Dismiss Notice
Join Physics Forums Today!
The friendliest, high quality science and math community on the planet! Everyone who loves science is here!

Homework Help: Half spin.(Q in QM).

  1. May 23, 2008 #1

    MathematicalPhysicist

    User Avatar
    Gold Member

    Problem:
    a half spin has an eigenstate of the opertaor S_x (which is defined by the multiplication of half h bar times pauli sigma x matrix) of eigen value + half h bar at time t=0.
    the spin is at a magnetic field (0,0,B) which correspond to the hamiltonian [tex]H=w(B)\hbar*\sigma_z[/tex], at time T they change the direction of the magnetic field to the y direction: (0,B,0), after another time T a measurement of S_x was done, what is the probability that the value measured is the one we started with?

    My answer:
    now from 0<t<T we have that [tex]|\psi(t)>=e^{-iHt/\hbar}|\psi(0)>[/tex]
    which equals: [tex]|\psi(t)>=\frac{1}{\sqrt 2}(cos(wt)-isin(wt),cos(wt)+isin(wt))[/tex]
    now from T to 2T we have a magnetic field working in the y direction, does it mean we should act the above operator on |psi(T)> but with the appropiate change i.e should it be soemthing like this, at time t=T, [tex]|psi(T)>=\frac{1}{\sqrt 2}(cos(wT)-isin(wT),cos(wT)+isin(wT))[/tex], now in order to find |psi(t)> at [T,2T] should it be:
    [tex]|\psi(t)>=e^{-iw(B)\hbar \sigma_y(t-T)/\hbar}|\psi(T)>[/tex] or something else?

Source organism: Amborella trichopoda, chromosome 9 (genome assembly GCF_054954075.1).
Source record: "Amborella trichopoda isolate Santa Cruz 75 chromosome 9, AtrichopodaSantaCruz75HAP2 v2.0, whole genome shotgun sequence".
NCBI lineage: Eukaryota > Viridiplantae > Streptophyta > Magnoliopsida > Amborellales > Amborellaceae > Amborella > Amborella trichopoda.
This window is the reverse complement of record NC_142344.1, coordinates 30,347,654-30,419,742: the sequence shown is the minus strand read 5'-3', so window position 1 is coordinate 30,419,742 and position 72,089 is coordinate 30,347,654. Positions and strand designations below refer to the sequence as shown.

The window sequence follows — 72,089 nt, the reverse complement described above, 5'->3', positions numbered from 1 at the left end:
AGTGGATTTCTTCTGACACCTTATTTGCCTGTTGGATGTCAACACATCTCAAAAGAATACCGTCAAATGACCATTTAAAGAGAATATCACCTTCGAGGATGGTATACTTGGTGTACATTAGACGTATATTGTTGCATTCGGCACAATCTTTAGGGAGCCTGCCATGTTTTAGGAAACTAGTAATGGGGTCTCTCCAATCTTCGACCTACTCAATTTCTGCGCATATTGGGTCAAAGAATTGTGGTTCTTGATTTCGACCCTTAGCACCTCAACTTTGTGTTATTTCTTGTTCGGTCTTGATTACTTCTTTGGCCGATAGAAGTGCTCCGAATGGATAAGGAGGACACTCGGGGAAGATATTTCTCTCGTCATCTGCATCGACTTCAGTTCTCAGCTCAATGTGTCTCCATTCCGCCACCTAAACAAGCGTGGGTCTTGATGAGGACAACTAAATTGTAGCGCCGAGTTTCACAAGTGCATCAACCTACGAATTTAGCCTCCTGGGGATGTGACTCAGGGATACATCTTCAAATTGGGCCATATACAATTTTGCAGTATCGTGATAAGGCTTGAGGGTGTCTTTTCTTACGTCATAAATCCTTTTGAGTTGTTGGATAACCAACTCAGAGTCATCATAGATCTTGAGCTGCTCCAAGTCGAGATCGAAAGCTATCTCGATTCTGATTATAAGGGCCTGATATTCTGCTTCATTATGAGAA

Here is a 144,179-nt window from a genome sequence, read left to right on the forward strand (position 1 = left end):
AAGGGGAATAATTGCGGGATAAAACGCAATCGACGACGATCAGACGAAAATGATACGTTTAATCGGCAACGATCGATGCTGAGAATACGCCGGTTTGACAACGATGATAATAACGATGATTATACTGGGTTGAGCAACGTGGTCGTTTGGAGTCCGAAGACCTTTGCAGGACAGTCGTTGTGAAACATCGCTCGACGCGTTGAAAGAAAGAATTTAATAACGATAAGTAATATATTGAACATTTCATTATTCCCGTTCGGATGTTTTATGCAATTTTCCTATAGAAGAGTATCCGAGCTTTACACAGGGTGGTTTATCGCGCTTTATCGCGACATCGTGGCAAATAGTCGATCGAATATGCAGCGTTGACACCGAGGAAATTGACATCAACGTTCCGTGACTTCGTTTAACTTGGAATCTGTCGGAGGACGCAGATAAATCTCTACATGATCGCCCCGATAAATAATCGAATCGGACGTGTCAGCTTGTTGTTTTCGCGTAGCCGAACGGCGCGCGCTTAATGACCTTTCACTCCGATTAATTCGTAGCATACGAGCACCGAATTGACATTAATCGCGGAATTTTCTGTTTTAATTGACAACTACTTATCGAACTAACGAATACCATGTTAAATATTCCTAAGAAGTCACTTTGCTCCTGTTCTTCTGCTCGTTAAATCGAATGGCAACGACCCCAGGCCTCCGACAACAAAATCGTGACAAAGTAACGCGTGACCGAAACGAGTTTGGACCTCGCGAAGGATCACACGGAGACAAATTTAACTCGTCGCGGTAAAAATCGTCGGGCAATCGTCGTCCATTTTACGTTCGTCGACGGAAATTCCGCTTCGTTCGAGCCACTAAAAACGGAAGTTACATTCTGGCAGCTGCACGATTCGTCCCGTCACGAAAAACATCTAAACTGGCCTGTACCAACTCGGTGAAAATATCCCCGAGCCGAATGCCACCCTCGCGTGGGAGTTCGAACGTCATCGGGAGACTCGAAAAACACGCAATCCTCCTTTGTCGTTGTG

from there in order to calculate the wanted probability i need to compute:
    [tex]||<\psi(0)|\psi(2T)>|^2[/tex]
    is my approach correct or does it have loopholes?

    any input?
    thanks in advance.
     
  2. jcsd
  3. May 24, 2008 #2

    MathematicalPhysicist

    User Avatar
    Gold Member

    anyone?
    if someone already asked such a question please do point me to his thread.
     
  4. May 25, 2008 #3

    MathematicalPhysicist

    User Avatar
    Gold Member

    okay with my approach i got that that the probability is cos^2(2wT), is correct or not, i don't know, do you?
     
  5. May 26, 2008 #4

    malawi_glenn

    User Avatar
    Science Advisor
    Homework Helper

    looks ok.
     
  6. May 26, 2008 #5

    MathematicalPhysicist

    User Avatar
    Gold Member

    Well I think I miss a factor of 0.25, there.
     
  7. May 26, 2008 #6

    MathematicalPhysicist

    User Avatar
    Gold Member

    my bad, I got through my calculuations and i don't think there's missing a factor.
     
Share this great discussion with others via Reddit, Google+, Twitter, or Facebook